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Anthropology department seeks to make education fun and exciting

Stephan Starnes

Skull casts of the early Homo genus are used in the anthropology lab classes to help students see traits on the skull that make each species different

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Attendance has shown that anthropology is a popular class to take for fulfilling general education requirements. However, there is a lot more to Cosumnes River College’s anthropology department alongside the charming chimps and lethargic apes.

CRC’s anthropology department has worked exceptionally hard this semester and many past semesters to make the educational experience one of a kind for students. Anthropology professors and students have attended multiple conferences, offered the Cosumnes River Archaeological Working Lab, coordinated Women’s History Month and participated with the Sacramento Zoo.

“I think there are a lot of people who are unfamiliar with anthropology and what it is,” said anthropology professor Shannon Mills. “And to those people, we say to just come check it out because there’s so much more to it than people really understand.”

The anthropology department took on a big task in coordinating Women’s History Month in March. Between scheduling events and encouraging people to attend, the department’s full-time and part-time members stayed dedicated throughout the month-long event.

“We really spearheaded the whole thing. We established a committee and worked to get everybody involved,” said anthropology professor Amanda Paskey. “I thought it turned out pretty amazing. We took on more than we could probably handle, yet we still pulled it off.”

Marcos Martinez, a 21-year-old anthropology major, found out he wanted to major in anthropology when he took his first archaeology course.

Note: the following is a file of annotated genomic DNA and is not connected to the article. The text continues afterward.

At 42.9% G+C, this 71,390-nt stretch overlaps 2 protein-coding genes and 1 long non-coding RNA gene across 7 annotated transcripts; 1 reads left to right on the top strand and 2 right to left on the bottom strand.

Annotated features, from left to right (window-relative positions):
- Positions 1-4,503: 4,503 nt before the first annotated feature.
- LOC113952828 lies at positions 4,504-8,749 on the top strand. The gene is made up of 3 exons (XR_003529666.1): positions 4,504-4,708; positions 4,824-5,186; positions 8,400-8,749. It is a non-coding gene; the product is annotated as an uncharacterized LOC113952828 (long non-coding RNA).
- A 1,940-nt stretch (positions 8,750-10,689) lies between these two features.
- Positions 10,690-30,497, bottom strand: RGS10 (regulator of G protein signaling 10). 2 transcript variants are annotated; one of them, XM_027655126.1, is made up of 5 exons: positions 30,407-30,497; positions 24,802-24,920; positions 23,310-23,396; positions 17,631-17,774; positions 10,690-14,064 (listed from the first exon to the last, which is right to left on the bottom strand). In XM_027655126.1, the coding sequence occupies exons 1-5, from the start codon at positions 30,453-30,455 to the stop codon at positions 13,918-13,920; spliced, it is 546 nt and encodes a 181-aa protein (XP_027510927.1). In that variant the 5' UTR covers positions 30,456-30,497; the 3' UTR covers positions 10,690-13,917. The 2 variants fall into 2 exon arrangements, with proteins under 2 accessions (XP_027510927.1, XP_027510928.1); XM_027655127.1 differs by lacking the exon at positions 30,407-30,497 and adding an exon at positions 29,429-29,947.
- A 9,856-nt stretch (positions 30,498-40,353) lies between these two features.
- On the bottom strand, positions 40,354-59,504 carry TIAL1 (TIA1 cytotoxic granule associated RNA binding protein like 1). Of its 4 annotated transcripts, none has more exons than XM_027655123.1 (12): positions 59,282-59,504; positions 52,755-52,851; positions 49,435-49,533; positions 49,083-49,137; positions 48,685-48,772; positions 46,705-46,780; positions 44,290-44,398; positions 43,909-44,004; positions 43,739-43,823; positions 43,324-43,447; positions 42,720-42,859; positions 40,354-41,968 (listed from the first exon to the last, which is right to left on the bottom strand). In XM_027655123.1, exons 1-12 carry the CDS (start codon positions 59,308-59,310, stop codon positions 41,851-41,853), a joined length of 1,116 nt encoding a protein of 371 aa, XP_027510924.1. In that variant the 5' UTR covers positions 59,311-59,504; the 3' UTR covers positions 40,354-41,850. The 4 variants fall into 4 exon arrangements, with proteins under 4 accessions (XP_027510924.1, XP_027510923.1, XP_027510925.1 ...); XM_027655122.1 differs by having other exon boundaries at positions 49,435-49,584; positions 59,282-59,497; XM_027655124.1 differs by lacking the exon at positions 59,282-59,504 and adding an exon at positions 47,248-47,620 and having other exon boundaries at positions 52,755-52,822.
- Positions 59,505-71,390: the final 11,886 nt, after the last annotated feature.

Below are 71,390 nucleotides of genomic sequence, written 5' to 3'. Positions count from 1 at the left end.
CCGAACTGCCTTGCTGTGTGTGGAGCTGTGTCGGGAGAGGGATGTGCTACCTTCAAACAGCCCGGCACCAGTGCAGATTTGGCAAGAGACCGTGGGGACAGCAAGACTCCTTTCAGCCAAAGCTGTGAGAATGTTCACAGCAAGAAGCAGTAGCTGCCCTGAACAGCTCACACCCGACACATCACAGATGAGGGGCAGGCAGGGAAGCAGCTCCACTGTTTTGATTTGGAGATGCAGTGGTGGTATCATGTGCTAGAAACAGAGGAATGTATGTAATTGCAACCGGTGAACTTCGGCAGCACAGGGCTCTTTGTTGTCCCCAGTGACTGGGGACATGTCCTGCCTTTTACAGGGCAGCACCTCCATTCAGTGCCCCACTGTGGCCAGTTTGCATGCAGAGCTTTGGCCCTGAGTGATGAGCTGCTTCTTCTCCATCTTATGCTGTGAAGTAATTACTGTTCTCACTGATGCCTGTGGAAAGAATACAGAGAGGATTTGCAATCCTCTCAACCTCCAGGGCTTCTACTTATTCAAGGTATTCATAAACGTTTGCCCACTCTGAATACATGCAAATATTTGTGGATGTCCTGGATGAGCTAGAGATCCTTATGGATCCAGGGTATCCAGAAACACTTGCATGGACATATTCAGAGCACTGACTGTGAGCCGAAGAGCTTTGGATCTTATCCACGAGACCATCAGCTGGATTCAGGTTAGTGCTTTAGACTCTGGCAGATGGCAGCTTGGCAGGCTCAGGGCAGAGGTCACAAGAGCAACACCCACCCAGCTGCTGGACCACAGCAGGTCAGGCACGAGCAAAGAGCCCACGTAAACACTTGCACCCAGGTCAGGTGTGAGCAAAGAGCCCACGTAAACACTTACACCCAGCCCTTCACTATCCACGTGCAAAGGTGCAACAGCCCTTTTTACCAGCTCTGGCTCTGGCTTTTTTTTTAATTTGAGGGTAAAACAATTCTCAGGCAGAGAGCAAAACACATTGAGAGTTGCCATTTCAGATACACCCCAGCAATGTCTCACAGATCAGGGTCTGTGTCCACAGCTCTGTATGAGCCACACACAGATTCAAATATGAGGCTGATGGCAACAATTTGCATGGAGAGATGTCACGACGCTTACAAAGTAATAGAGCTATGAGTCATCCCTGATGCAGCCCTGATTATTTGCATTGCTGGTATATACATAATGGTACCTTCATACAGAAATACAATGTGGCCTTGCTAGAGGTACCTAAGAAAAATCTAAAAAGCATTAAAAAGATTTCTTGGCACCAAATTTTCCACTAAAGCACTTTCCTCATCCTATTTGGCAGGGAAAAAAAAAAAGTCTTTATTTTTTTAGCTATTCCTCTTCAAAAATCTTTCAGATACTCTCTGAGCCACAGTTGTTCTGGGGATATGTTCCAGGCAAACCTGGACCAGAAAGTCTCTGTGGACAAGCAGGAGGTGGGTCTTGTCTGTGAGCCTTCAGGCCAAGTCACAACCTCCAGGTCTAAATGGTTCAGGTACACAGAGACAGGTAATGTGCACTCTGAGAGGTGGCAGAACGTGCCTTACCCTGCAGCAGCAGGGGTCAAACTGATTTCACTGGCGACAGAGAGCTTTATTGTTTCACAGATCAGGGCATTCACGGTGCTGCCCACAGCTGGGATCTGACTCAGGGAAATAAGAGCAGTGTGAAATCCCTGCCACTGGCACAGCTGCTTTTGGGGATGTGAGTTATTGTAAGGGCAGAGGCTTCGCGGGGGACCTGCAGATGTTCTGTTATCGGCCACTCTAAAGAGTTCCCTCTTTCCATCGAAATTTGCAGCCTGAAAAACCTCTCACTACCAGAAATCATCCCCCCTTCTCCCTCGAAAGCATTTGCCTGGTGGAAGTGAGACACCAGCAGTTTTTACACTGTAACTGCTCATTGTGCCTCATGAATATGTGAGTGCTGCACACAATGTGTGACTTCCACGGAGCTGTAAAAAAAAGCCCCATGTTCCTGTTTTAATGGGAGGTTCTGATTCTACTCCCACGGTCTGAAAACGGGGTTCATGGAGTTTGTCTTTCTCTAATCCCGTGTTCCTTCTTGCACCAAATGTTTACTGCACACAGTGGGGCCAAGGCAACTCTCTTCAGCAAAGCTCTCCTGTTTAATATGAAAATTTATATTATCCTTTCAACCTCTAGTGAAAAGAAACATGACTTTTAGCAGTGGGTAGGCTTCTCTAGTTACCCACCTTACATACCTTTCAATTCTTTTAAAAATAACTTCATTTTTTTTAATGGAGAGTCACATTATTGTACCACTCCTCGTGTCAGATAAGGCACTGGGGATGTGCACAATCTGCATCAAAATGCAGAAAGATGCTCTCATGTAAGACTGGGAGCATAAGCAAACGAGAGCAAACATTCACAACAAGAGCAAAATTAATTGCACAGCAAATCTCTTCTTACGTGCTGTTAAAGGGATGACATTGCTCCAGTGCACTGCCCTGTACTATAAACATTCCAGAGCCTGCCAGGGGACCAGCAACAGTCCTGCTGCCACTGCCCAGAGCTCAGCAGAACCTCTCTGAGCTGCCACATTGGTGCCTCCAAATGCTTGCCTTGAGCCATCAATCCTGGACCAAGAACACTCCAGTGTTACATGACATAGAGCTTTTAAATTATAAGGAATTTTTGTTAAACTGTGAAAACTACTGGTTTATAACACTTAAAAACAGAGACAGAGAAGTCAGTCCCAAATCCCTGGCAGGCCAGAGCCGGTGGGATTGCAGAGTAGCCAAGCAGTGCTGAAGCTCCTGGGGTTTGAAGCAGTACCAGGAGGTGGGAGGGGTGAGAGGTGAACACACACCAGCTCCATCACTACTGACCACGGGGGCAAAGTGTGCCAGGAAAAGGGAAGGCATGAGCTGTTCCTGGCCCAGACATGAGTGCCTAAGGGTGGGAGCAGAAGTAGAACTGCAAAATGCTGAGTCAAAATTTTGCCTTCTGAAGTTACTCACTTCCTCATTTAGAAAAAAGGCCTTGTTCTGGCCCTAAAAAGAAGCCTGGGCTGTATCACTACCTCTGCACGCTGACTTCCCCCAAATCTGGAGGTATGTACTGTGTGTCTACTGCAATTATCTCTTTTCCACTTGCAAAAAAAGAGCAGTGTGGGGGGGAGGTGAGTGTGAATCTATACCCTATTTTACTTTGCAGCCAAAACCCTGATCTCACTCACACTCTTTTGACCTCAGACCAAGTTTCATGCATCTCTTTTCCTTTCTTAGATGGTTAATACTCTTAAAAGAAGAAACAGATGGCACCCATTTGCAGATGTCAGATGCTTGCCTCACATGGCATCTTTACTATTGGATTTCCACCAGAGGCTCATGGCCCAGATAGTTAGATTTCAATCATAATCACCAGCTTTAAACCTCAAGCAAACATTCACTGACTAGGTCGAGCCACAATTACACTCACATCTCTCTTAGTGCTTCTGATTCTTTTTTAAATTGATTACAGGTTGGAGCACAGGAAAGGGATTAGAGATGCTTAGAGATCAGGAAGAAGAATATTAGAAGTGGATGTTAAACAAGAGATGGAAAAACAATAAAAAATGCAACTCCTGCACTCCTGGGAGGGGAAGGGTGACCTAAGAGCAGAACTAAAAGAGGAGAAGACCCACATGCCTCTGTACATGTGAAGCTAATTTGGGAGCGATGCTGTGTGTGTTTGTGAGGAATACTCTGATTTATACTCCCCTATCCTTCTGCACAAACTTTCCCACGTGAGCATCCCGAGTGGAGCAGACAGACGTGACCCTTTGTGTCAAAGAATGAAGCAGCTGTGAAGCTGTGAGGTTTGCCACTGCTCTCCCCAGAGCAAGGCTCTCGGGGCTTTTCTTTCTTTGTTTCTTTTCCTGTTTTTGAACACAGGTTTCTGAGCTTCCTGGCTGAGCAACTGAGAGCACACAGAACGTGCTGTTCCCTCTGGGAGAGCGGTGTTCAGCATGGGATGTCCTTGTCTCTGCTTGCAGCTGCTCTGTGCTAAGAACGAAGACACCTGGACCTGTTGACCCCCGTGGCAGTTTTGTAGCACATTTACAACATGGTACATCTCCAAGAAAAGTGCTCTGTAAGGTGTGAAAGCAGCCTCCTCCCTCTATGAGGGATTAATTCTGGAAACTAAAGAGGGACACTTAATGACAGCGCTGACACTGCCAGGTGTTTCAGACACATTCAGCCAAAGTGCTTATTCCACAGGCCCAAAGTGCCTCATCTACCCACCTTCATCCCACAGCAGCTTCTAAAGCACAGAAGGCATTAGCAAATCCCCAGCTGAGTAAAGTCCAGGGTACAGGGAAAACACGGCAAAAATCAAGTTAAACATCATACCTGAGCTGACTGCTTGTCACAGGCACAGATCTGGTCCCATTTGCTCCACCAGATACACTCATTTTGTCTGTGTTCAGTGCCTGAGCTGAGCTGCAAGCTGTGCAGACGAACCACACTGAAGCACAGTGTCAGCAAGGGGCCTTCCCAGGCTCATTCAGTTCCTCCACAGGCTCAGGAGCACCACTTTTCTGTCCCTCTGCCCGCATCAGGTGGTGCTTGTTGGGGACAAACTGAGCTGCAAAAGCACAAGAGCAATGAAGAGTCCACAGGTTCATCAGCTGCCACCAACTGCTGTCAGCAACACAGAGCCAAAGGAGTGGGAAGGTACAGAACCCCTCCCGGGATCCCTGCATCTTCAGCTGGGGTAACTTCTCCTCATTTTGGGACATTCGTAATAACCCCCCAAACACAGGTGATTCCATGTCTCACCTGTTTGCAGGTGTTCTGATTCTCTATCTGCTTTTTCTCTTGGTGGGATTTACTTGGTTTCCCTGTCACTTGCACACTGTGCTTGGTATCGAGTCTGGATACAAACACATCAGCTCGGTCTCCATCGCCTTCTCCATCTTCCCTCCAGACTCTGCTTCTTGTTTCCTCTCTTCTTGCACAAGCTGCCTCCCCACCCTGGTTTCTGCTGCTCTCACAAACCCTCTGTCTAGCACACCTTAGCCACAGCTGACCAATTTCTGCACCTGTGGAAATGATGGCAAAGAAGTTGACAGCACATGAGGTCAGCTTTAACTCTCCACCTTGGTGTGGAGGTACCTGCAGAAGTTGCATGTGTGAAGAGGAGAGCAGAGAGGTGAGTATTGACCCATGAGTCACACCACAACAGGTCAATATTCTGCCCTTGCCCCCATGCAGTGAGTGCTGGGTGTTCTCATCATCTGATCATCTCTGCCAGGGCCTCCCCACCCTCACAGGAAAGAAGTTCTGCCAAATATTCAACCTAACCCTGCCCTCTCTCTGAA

“We have a really great club,” Martinez said. “There’s so many activities, we’re always raising money and doing on-campus events. It’s so nice to have such a great group of people who like the same thing that you do.”

Another thing that the anthropology department has been devoting time to is the CRAWL lab. These are independent studies that allow students interested in archaeology to work on post gold rush artifacts from a historic site in Old Sacramento.

“We’re taking these collection of artifacts and recataloging them,” Martinez said. “We’ve had a few events already where we have done poster days and such for the lab. Even if you don’t care about the subject go and take a class anyways. I promise you will learn something new.”

There are multiple anthropology conferences that CRC students and professors attend together.

“We are very well represented at these conferences,” said anthropology professor Priscilla Loforte said. “Even from our students.”

The next anthropology conference they will be attending is going to be the American Anthropological Association conference this upcoming November in Chicago.

The anthropology instructional assistant Grace Cesario has played a big part in assisting students with their anthropology courses and guiding them through some of their projects.

“In the lab we talk about bones, cultural anthropology and primates,” said Cesario. “There’s so many opportunities at this college that I didn’t even think people could ever get at the community college level.”

The department has been working with the Sacramento Zoo this semester in the Anthropology 301 lab where students get to go observe primates for the primate observation project.

“Students get discounted passes so they can continue to go back to the zoo to continue their research on primates,” Mills said. “It’s really a great project that they get to do with us.”

Despite the discipline of the anthropology department, the staff said that they make education fun and exciting.

“While we take the discipline very seriously, we do silly things like pose for crazy pictures and wear birthday hats for Charles Darwin’s birthday,” Paskey said. “We try to have fun and we just hope our enthusiasm spills out and infects the students.”

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Anthropology department seeks to make education fun and exciting